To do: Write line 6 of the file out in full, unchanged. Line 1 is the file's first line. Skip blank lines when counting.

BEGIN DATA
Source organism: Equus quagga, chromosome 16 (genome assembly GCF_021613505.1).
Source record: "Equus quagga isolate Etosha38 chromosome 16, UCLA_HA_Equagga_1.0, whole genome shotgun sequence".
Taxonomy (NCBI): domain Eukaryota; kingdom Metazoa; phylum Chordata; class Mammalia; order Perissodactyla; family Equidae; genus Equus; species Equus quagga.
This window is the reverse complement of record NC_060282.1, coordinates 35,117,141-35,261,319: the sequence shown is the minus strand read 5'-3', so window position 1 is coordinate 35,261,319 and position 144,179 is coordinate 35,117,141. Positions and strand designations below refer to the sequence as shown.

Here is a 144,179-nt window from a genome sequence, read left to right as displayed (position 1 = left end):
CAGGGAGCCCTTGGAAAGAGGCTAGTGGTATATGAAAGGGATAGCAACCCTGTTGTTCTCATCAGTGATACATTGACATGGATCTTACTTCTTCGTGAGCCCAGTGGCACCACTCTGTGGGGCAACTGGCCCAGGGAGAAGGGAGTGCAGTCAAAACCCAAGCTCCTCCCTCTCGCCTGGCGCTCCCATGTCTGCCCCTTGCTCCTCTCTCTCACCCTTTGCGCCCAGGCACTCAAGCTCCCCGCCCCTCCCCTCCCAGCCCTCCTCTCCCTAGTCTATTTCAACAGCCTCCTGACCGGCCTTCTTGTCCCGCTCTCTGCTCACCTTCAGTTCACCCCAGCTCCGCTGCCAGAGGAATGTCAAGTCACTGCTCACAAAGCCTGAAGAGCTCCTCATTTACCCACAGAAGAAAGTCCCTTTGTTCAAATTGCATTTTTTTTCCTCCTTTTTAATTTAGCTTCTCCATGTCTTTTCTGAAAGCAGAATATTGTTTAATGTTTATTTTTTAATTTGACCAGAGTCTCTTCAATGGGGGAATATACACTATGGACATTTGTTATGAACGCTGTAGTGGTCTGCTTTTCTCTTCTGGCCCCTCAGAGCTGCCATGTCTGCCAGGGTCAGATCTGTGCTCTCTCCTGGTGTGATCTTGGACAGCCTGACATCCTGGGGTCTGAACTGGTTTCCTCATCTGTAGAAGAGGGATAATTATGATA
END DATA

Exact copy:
CAGGGAGCCCTTGGAAAGAGGCTAGTGGTATATGAAAGGGATAGCAACCCTGTTGTTCTCATCAGTGATACATTGACATGGATCTTACTTCTTCGTGAGCCCAGTGGCACCACTCTGTGGGGCAACTGGCCCAGGGAGAAGGGAGTGCAGTCAAAACCCAAGCTCCTCCCTCTCGCCTGGCGCTCCCATGTCTGCCCCTTGCTCCTCTCTCTCACCCTTTGCGCCCAGGCACTCAAGCTCCCCGCCCCTCCCCTCCCAGCCCTCCTCTCCCTAGTCTATTTCAACAGCCTCCTGACCGGCCTTCTTGTCCCGCTCTCTGCTCACCTTCAGTTCACCCCAGCTCCGCTGCCAGAGGAATGTCAAGTCACTGCTCACAAAGCCTGAAGAGCTCCTCATTTACCCACAGAAGAAAGTCCCTTTGTTCAAATTGCATTTTTTTTCCTCCTTTTTAATTTAGCTTCTCCATGTCTTTTCTGAAAGCAGAATATTGTTTAATGTTTATTTTTTAATTTGACCAGAGTCTCTTCAATGGGGGAATATACACTATGGACATTTGTTATGAACGCTGTAGTGGTCTGCTTTTCTCTTCTGGCCCCTCAGAGCTGCCATGTCTGCCAGGGTCAGATCTGTGCTCTCTCCTGGTGTGATCTTGGACAGCCTGACATCCTGGGGTCTGAACTGGTTTCCTCATCTGTAGAAGAGGGATAATTATGATA